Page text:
Staying active and walking more is particularly important for seniors. Walking provides a number of physical and mental health benefits and can reduce your risk of health complications and even death. Finding a way to stay active can feel a little daunting though, especially if you’re dealing with health problems. Fortunately, walking is one of the most accessible, lowest-impact exercises you can do.
Find out why walking is so important for seniors in particular and how even leisurely walking can reduce your risk of health conditions, plus how seniors can start a fitness walking routine.
Walking is easy and gentle for beginners
The National Institute on Aging recommends walking as exercise for older people because it’s easy on the body and you can increase the intensity or steps at your own pace. The Institute suggests increasing your step count slowly over time if you’re able to. For example, if you are taking 5000 steps a day you can gradually add 2 to 4 thousand steps to your routine over time. If you would prefer to measure how long you walk, you can start by taking 3 short 10-minute walks a day and work your way up to a solid 30-minute walk.
Walking is accessible to people with health problems
According to studies, walking makes it easier to move hip and knee joints so that you feel less pain. The motion actually lubricates the joints, so walking is good for people with arthritis or injuries to the knees or other joints. Walking is lower impact on your body than activities like running or cycling, and you can get a quick walk in whenever you happen to have time. You can get a good cardio workout even walking at a relatively slow speed, and you’ll have a lower risk of injury compared to more intense activities.
Walking can reduce your risk of death
Even relatively small amounts of walking can have dramatic health effects. Recent studies followed women with an average age of 72 to the effect of increased walking on life expectancy. Women who walked just 4,400 steps per day had a 41% decreased risk of death compared to women who walked only 2,700 steps per day.
1,700 steps per day works out to less than a mile, and even at a relatively slow pace of 2.5 mph you can reach those 1,700 steps in 20-30 minutes.
Walking faster correlates to longer lifespans
Seniors who have a faster-than-average walking speed tend to live longer. A study of over 34,000 people with an average age of 73 found that faster walkers lived longer. Every 0.1 meters/second (0.2 mph) of increased average walking speed correlated with an increase in life expectancy, and people who walked at a speed of 1 meter/second (2.2 mph) had significantly increased lifespan when compared to those who walked 0.8 meters/second (1.8 mph).
The study did not test whether decreased walking speed caused health problems – it could be that people with more serious health conditions weren’t able to walk as fast. Still, keeping active and retaining the ability to walk at a brisk pace is important for health.
Walkers are more likely to stay independent
A 2008 study found that older people who regularly walked were 41% less likely to develop a disability that could require them to go to a hospital. The study found that walking daily generally boosted people’s health to a striking degree: the group that didn’t regularly go for a walk lost ground, while the walking group increased their physical functioning by 25% in a mere 4 months. It added years to their lives too. There could be a few reasons for this – the more active you can get, the more tasks you can perform on your own. Walking also helps maintain strength and flexibility, which can reduce your risk of injury.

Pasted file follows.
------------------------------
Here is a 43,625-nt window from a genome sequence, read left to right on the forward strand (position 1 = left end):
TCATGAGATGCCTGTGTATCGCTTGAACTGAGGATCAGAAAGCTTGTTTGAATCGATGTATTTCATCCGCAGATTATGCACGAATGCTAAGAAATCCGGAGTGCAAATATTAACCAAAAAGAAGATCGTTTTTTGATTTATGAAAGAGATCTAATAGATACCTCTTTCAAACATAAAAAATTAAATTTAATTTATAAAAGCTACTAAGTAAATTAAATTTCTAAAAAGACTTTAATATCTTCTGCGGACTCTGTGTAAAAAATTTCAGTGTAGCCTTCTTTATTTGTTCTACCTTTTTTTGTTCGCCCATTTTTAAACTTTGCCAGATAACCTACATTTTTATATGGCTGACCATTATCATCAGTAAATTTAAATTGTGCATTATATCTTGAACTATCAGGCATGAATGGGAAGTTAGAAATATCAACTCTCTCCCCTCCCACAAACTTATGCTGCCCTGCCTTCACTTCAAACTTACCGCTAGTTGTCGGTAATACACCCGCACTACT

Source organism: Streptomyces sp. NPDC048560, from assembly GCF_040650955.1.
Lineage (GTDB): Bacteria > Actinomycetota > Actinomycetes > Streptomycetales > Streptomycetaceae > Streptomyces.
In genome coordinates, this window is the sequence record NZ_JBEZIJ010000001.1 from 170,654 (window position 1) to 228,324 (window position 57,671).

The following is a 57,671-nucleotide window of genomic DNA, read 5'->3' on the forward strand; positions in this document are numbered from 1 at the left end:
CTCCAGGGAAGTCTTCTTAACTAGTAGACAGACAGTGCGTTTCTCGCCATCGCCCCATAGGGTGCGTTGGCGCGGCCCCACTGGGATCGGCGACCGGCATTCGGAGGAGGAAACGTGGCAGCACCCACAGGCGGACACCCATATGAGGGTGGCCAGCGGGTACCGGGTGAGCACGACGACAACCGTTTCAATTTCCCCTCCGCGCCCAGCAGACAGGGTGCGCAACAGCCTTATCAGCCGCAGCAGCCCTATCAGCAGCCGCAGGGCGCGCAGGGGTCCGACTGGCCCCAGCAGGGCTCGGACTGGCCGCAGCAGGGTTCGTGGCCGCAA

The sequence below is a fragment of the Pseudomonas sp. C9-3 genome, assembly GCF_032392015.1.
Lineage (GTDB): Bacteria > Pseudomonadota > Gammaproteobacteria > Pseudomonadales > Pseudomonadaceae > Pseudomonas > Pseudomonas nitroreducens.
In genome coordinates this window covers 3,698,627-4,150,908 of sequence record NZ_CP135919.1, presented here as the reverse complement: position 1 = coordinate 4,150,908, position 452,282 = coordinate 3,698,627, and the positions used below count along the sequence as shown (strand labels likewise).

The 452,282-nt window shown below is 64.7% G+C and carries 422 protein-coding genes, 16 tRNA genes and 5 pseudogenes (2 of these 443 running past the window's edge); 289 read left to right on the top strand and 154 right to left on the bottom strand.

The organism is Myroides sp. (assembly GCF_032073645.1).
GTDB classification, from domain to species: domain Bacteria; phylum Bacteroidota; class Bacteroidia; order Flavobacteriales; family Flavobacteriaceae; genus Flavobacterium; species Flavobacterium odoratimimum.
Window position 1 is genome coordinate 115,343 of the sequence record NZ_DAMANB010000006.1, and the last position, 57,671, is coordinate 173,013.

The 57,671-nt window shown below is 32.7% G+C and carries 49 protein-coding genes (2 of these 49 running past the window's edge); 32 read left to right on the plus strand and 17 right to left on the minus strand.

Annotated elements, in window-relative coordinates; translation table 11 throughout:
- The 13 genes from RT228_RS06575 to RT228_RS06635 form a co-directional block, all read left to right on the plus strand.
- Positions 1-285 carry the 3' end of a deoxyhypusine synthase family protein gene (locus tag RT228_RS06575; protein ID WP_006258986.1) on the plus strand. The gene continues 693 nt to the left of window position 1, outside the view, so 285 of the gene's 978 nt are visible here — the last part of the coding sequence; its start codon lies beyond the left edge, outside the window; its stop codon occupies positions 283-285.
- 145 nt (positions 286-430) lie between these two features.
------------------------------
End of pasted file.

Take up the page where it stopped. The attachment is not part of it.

Another study published in the AMA compared two groups of relatively inactive seniors – one group was assigned an exercise plan and the other wasn’t. After 2.5 years, the group doing daily walking and basic strength exercises was 28% less likely to be disabled. By increasing physical functioning and decreasing the risk of disability, you’ll be able to stay independent longer.
Walking improves cardiovascular fitness
Walking reduces the risks of having high blood pressure, high cholesterol, heart disease, stroke, and diabetes, which are all problems that tend to affect older people. One study found that people who walked for exercise reduced their risk for Primary Cardiac Arrest by about 30%. Even a little increase in steps taken improved people’s chances of avoiding cardiovascular harm. It can increase your aerobic capacity by 19% and it strengthens your heart.
How Much Should Seniors Exercise?
The WHO recommends that seniors aged 65 or older without major health problems should follow the same basic guidelines as younger people – 150 minutes of moderate-intensity activity or 75-minutes of vigorous-intensity activity per week. Brisk walking is a moderate-intensity exercise, and that 150 minutes weekly works out to 30 minutes per day, 5 days a week. You don’t have to walk 30-minutes at a time, although the WHO does recommend walking for at least 10 minutes at a time for maximum benefits. Ideally, you should also work in full-body strength training at least 2 days per week. This doesn’t mean you need to lift weights at a gym. Bodyweight exercises, or activities like yoga that combine flexibility and strength are good options.